For fans of punk, or of music in general, Iggy Pop on stage at Finsbury Park resembled a living legend as he pranced around with no less energy than the previously-on-stage Run the Jewels rappers Killer Mike and El-P, despite being thirty-years their senior. My first impressions of Iggy Pop, after having listened to his numerous classic proto-punk anthems from over the years, were probably similar to the people around me, and in the entirety of the audience for that matter: He is old. However, once he’d taken in enough cheers and adoration from the crowd and after breaking into ‘I wanna be your dog’, his rusty but timeless voice only seemed to grow on me as it became instantly clear that he was a genre-founding, punk icon for a reason. His charisma, and undeniable sexiness in tandem with an effortlessly cool host of skilful musicians behind him made Iggy a sight to behold. Where at moments he seemed a little exasperated, undoubtedly due to his lap of honour of the London crowd before he had even started singing, Iggy ultimately displayed a masterclass in ‘Lust for Life’ and ‘Search and Destroy’ which did not sound too dissimilar from how they did in the 70’s. Iggy’s rendition of these tracks among his many other classics, saw him perform to a standard that certainly exceeded my own expectations.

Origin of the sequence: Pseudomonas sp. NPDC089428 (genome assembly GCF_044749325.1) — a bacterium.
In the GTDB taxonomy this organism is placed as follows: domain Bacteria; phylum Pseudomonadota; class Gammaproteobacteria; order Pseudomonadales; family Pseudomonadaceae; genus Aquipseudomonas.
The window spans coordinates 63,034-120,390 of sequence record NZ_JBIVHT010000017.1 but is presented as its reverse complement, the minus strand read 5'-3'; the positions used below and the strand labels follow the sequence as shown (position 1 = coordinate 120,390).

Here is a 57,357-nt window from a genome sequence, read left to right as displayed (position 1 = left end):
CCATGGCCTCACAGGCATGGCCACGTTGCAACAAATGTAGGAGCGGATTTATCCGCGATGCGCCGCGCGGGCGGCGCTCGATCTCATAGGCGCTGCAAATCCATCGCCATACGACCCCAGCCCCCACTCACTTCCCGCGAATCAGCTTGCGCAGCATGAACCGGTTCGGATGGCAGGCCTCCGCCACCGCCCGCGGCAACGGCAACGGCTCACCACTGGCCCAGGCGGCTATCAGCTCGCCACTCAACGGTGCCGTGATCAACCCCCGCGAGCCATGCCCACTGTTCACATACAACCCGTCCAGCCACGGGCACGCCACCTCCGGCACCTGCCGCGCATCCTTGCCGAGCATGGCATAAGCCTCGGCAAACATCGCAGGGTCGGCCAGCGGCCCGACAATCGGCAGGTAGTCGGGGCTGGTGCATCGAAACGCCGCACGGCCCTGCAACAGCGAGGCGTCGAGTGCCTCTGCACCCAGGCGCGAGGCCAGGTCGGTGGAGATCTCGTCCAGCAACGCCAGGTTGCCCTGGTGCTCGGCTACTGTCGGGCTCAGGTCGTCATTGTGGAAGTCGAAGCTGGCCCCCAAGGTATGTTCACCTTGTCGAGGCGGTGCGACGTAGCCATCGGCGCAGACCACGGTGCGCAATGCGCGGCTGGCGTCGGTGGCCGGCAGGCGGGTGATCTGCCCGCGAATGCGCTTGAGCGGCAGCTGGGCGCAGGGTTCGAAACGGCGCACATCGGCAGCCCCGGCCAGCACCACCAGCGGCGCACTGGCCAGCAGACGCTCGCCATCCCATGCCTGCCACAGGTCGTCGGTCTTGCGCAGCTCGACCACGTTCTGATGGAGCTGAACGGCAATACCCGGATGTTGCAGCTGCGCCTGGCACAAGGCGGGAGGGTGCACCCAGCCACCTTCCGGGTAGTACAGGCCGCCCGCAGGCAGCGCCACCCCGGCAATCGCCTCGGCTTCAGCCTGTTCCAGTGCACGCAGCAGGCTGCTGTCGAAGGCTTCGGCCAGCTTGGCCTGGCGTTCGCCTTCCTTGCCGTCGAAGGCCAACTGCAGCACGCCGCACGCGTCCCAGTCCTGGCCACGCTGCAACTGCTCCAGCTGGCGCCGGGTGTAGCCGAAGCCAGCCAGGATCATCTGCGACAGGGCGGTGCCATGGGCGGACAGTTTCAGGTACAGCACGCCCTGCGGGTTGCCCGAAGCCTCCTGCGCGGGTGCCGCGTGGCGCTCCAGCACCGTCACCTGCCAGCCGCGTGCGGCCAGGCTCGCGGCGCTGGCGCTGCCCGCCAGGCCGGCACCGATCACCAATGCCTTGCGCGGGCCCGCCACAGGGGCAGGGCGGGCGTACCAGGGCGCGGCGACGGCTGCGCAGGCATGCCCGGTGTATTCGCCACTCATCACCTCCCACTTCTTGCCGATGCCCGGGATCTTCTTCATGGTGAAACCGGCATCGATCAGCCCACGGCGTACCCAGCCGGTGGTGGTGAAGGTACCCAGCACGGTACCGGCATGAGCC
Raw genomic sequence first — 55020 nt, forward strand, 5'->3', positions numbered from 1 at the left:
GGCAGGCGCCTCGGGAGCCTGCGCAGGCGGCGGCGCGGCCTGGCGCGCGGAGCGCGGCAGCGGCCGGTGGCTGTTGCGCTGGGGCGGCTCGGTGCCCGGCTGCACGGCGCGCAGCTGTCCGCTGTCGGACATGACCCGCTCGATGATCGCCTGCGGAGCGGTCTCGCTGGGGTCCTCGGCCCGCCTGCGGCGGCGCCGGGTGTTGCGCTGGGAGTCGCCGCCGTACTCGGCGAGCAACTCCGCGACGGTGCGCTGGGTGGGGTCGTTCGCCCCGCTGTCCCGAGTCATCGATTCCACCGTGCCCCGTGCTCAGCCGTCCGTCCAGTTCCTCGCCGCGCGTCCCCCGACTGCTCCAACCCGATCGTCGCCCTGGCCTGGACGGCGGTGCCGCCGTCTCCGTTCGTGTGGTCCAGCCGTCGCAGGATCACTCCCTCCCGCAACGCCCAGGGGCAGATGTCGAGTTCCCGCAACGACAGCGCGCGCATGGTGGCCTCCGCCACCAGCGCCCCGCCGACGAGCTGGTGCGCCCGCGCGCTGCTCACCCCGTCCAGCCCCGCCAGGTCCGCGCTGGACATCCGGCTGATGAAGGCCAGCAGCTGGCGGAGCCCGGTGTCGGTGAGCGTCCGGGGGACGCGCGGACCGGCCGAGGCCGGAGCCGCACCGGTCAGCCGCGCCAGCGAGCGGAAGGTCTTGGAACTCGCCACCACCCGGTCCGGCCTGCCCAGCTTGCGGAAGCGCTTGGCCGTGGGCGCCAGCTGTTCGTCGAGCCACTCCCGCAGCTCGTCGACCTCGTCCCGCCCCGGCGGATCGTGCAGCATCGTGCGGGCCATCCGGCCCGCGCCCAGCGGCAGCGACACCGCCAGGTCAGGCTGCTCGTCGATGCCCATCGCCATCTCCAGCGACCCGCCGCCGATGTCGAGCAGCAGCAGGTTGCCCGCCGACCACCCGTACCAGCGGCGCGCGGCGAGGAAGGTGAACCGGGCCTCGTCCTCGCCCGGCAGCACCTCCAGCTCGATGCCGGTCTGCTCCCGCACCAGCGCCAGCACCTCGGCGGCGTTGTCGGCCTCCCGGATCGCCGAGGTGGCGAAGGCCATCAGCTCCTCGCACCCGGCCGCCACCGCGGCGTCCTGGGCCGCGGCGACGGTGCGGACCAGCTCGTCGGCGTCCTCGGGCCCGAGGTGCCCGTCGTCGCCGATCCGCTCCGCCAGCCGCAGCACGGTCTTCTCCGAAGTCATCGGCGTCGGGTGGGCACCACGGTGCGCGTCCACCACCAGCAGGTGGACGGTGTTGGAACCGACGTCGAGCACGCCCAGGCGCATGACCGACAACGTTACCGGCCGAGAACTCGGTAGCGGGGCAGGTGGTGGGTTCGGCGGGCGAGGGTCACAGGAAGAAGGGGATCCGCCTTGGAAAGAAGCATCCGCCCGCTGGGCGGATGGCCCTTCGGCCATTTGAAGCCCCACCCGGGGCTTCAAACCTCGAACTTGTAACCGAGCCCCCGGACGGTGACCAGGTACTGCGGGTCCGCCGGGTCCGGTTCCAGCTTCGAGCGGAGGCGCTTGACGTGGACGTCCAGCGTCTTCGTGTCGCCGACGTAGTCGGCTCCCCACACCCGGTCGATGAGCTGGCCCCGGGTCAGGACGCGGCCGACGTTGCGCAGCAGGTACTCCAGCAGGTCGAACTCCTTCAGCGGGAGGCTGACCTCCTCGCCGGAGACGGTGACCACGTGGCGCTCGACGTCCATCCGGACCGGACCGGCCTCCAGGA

What became very evident toward the end of Iggy’s set was that he’d done it all before and that he certainly knew how to put on a show. His passion and care-free persona was infectious as each song went from strength to strength, injecting listeners with nostalgic tunes of past punk eras to which they could not help but sing along. As the sun went down and the crowds chanted his name, even Iggy Pop looked astounded at the numbers in appreciation and awe of him, epitomising the fact that Iggy is by no means, ‘passed it’, and is still certainly capable of giving forty-five thousand people a powerful and memorable performance.
SoundWave’s favourite track: